By Lara McCarthy, Director of Education Pick an Engaging Topic Persuading your child to write over the summer break may be easier if you help them identify fun and engaging topics. Suggest timely subjects. • For example, Independence Day on July 4th is a good opportunity for your children to explore their own patriotism. • Ask them if they know what patriotism is, and what it means to them. Encourage your children by helping them with some research about their country, its history, people and places. Give Story Starters Sometimes the most difficult part of writing can be getting started. Help your children write their patriotic essays by giving them topic ideas, such as: • I am proud to be American because…. • On the Fourth of July, my family and I usually… • If someone asked me what my country means to me, I would say… Sylvan Tips on Writing • Good writing takes time. Spend time organizing your ideas and thinking about what you really want to say in your essay. • Use the Internet or library to research your topic. • Prepare an outline before you begin to write. • Use transition words – such as “after,”“although,”“before,”“however” and “therefore” to help your ideas flow together. • Be willing to revise. Change your sentences and paragraphs around, add material that lends to your writing and delete material that doesn’t work. • Avoid clichés and jargon. • Always keep a dictionary handy to help with spelling. • Use a thesaurus to help you think of a new way to say something. • Ask someone else to edit your work. • Proofread everything. Make sure grammar, spelling and punctuation are perfect before you declare anything “finished.” • Don’t rely on a computer’s spellchecker to ensure proper spelling. In April 2008, the National Assessment of Educational Progress (NAEP) released The Nation’s Report Card: Writing 2007, showing that both American 8th and 12th graders have only slightly improved their writing proficiency since 2002. The study showed a decrease in achievement between middle school and the completion of high school. In fact, the “proficient” scores drop approximately 9% between 8th and 12th grades. And, 1% of American students are considered to perform at an “advanced” writing level by the end of 12th grade – the crucial timeframe when writing skills are most needed for college preparation or entering the workforce. Learning Programs can help students improve their writing skills before the beginning of the new school year. The Sylvan Academic Writing program is designed to help students understand many writing formats and styles, including illustrative and descriptive essays, comparative passages, persuasive writing, expository writing, summaries and outlines. Students in the program also complete exercises in grammar, spelling, vocabulary, paragraph structure and essay development. In addition, Sylvan can help juniors and seniors in high school prepare for college and the workplace with its new College Prep Writing program. College Prep Writing is a 36-hour program providing a solid foundation in upper-level writing, including “how-to” help with college applications and essays, targeting efforts on SAT* and ACT® writing sections, refining research skills and understanding source documentation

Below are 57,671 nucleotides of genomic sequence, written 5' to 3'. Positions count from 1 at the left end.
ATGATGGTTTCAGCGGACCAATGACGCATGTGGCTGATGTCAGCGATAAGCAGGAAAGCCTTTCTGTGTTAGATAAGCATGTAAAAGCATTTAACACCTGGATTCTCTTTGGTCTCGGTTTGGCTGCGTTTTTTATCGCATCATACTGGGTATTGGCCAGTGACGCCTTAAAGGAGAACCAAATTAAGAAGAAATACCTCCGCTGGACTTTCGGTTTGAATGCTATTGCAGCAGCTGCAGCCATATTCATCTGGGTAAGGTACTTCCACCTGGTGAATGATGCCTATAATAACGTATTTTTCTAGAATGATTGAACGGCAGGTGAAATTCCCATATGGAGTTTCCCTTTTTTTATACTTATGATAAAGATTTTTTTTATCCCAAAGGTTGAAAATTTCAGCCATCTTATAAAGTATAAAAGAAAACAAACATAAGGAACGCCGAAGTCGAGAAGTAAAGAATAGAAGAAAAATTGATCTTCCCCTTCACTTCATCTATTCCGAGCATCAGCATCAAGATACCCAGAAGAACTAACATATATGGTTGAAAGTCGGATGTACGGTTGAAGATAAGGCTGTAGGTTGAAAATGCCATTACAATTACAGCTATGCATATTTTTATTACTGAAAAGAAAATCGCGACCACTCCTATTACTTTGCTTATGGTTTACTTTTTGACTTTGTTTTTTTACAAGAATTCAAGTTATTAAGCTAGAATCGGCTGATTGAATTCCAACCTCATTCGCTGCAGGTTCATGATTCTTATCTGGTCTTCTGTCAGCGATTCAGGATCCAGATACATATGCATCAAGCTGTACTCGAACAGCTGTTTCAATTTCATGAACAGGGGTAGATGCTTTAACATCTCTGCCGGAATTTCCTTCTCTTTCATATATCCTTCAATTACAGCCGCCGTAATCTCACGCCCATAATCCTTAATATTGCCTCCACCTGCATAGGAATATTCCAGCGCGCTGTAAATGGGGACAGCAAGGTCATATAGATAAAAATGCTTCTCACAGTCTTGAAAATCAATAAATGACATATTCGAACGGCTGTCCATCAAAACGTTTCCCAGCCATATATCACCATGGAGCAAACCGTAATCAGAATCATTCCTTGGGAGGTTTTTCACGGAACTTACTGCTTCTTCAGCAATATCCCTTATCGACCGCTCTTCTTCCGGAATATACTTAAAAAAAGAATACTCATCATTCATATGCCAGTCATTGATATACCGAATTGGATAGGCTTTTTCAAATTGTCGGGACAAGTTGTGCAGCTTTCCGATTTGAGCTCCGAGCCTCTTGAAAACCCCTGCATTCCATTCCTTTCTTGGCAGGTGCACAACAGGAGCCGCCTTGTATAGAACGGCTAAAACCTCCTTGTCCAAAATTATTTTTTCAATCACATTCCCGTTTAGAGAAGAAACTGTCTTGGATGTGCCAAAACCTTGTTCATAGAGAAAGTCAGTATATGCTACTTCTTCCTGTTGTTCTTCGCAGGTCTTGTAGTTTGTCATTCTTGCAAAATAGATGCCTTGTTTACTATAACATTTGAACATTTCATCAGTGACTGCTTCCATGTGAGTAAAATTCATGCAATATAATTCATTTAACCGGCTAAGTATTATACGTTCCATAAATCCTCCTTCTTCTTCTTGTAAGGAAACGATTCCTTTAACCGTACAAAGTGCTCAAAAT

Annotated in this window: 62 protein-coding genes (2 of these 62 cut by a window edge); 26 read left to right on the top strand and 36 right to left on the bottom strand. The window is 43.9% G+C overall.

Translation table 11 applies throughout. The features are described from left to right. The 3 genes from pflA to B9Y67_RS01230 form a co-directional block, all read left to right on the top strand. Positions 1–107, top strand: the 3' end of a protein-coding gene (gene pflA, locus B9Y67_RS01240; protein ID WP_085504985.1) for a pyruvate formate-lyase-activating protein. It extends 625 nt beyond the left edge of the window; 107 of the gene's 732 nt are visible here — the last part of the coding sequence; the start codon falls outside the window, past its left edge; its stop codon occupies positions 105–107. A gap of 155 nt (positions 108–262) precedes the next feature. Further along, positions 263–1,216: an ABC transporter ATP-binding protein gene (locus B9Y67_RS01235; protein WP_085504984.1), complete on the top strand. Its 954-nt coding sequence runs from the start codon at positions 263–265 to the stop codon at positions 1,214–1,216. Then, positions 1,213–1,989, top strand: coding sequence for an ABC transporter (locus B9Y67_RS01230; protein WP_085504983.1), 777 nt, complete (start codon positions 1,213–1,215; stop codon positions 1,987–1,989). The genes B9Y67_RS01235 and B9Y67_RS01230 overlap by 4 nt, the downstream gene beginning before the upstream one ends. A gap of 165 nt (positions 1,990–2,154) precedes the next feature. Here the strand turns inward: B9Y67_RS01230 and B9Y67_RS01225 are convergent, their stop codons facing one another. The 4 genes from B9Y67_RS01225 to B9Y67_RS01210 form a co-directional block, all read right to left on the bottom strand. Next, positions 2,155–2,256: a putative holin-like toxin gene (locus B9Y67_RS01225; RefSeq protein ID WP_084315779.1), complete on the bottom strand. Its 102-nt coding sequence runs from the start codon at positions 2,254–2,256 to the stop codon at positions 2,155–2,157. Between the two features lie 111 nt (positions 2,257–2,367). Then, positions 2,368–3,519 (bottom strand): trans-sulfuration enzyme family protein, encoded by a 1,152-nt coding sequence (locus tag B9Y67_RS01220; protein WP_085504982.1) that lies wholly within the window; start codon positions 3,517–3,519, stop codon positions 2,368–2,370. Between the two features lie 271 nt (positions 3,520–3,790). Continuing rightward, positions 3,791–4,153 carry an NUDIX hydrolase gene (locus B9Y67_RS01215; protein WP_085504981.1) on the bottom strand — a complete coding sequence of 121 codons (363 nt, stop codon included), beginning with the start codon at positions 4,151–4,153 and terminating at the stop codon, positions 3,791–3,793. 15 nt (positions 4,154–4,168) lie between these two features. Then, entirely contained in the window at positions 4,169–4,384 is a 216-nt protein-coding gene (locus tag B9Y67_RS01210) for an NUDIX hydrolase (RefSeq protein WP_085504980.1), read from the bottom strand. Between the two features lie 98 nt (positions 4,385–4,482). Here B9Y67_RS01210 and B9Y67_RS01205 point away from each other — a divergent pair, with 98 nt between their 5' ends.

Family Expo 2009 Feedback